Avoid Stocks Hitting to 52-Week Lows
By Saghir Aslam
Irvine , CA

(The following information is provided solely to educate the Muslim community about investing and financial planning. It is hoped that the ummah will benefit from this effort through greater financial empowerment, enabling the community to live in security and dignity and fulfill their religious and moral obligations towards charitable activities)

People love a bargain and so do I.  As a matter of fact, I am a big sucker for them.  Be it in apparel or food items, I love a bargain.  But I have disciplined myself not to apply the same for the stock market, as it does not work.  In the stock market, buying cheap-looking merchandise often fetches less than you paid.

A new share-price low flashes one of the clearest signs of danger.  The company has fallen to a new low point in the eyes of the market.  Chances are, something is seriously wrong.   Such stocks usually head lower.

Each day, newspapers and Web sites whet our appetite for such dubious bargains by displaying the 52-week low for thousands of stocks.  Why bother with such junky merchandise?

If a stock sinks to a 52-week low, that often marks the start of further declines.  And stock market downtrends-like bad habits-are hard to break.

When it comes to share-price behavior, hunt for stocks moving toward new highs that boost high Relative Price Strength Ratings. 

Time your buys as target stocks emerge from sound price bases.  Be ready to sell if a stock falls more than 7% to 8% below your purchase price.  Avoid stocks in downtrends, evidenced by low RS scores.  For your stop losses you need to use your own judgment for each company.  For example, the percentage of drop will be higher for internet stocks and lower for blue chips and different for small caps.  Each stock is on its own merit.

Let me share with you old historical example several years ago 1997.  Read below the story and decline of Reebok International  shares.  This should be very good learning experience for all of us and there are some other examples.

Reebok International shares demonstrate how chasing a stock making new lows can leave you in the dust.  On December 5, 1997, the athletic show maker’s stock sank on heavy volume to a 52-week low of 33 7/8. 

As is often the case, a new price low often precedes bad news.  Later in December, Reebok management warned of earnings trouble.  When the company finally reported the October-December quarter, its per-share earning shrank 9% from year-ago levels.  That marked Reebok’s first profit decline in four quarters.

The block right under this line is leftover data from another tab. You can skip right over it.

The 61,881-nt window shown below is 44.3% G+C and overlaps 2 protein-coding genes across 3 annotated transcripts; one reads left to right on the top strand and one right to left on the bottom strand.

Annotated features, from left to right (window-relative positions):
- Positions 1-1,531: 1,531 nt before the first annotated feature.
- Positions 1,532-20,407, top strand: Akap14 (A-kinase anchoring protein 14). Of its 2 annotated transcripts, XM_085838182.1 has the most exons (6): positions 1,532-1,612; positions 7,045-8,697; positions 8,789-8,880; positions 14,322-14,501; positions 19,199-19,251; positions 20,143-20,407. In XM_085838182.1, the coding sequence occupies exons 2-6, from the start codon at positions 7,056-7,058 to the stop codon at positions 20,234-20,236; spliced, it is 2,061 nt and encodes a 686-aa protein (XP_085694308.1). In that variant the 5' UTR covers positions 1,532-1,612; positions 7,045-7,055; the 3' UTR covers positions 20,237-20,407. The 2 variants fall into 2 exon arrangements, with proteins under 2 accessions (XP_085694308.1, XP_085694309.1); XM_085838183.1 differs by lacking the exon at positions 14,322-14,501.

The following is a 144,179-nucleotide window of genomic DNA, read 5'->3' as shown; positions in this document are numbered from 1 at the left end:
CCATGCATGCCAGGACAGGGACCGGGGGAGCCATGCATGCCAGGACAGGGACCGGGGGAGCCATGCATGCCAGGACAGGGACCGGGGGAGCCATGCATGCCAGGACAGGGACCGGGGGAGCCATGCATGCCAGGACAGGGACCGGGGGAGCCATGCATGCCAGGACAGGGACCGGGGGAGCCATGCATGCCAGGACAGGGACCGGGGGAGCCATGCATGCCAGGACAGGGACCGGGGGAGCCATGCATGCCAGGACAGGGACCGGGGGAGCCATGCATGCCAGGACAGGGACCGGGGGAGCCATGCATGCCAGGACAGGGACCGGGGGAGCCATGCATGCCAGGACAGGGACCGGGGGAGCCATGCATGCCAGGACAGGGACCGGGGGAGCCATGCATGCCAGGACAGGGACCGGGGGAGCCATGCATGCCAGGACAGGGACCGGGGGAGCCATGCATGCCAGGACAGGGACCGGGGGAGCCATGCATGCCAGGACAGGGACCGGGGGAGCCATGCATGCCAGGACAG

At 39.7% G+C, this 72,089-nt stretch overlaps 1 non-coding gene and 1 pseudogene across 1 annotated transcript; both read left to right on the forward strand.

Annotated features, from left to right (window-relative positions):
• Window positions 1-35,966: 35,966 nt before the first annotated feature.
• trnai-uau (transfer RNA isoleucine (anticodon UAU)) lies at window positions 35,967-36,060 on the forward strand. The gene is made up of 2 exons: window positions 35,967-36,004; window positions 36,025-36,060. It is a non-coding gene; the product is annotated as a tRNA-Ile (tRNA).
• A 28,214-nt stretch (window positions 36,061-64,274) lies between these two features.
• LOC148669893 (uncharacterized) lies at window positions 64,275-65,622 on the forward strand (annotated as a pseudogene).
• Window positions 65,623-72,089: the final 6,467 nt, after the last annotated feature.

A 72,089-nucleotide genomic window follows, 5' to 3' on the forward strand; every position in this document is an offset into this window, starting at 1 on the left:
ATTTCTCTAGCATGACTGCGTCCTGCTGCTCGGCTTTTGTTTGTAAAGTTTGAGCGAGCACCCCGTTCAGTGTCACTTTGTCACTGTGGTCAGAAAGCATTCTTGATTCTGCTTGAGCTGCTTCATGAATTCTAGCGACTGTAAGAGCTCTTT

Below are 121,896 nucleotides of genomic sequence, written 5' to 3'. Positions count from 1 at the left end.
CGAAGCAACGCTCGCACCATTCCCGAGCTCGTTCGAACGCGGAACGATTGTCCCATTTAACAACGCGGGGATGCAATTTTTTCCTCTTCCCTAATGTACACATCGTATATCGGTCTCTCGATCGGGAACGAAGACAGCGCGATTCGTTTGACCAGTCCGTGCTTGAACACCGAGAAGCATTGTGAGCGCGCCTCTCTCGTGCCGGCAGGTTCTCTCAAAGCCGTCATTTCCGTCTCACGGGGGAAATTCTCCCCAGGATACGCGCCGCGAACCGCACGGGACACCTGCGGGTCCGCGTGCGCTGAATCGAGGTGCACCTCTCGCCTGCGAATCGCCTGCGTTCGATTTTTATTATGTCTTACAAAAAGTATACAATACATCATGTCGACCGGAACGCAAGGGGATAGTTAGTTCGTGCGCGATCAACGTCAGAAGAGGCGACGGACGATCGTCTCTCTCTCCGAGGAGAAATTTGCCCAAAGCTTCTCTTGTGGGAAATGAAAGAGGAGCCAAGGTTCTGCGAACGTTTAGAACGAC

At 33 7/8, the stock was marked down 55% from its February 1997 high, a tempting “bargain” to bottom fishers.  But Reebok shares slid lower in each of the next

eight weeks of trade. 

Reebok’s stock bottomed in January 1998 and recovered some ground.  In May of that year, Chairman and CEO Paul Fireman told shareholders that the firm’s short-term prospects remained dim but stressed that Reebok’s new DMX shoe-cushioning technology “will drive our renaissance.”

Investors are still waiting for the rebirth.  Reebok has seen profits shrink in six of the past seven quarters.  In the other quarter, Reebok lost money.  Reebok now trades just below 12, 78% off its February 1997 high.  Rigorous statistical study bears out the Reebok example.

Consider the below three examples to prove the point.  In the stock market the stocks hitting new highs will ultimately give better results.  It has been proven over and over again.

One theoretical portfolio was rebalanced each year to stay in stocks with the best price performance in the preceding year.  It yielded an average compound annual return of 14.3% and turned $10,000 into $4.1 million. 

Another portfolio was indexed to the broad market.  Its compound annual return of 13.2% turned $10,000 into $2.7 million.

The third rotated once a year into stocks with the worst prior-year performance.  It produced a piddling annual return of 3.3%.  That would have changed $10,000 into about $43,000.

(Saghir A. Aslam only explains strategies and formulas that he has been using. He is merely providing information, and NO ADVICE is given. Mr. Aslam does not endorse or recommend any broker, brokerage firm, or any investment at all, or does he suggest that anyone will earn a profit when or if they purchase stocks, bonds or any other investments. All stocks or investment vehicles mentioned are for illustrative purposes only. Mr. Aslam is not an attorney, accountant, real estate broker, stockbroker, investment advisor, or certified financial planner. Mr. Aslam does not have anything for sale.)


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Editor: Akhtar M. Faruqui
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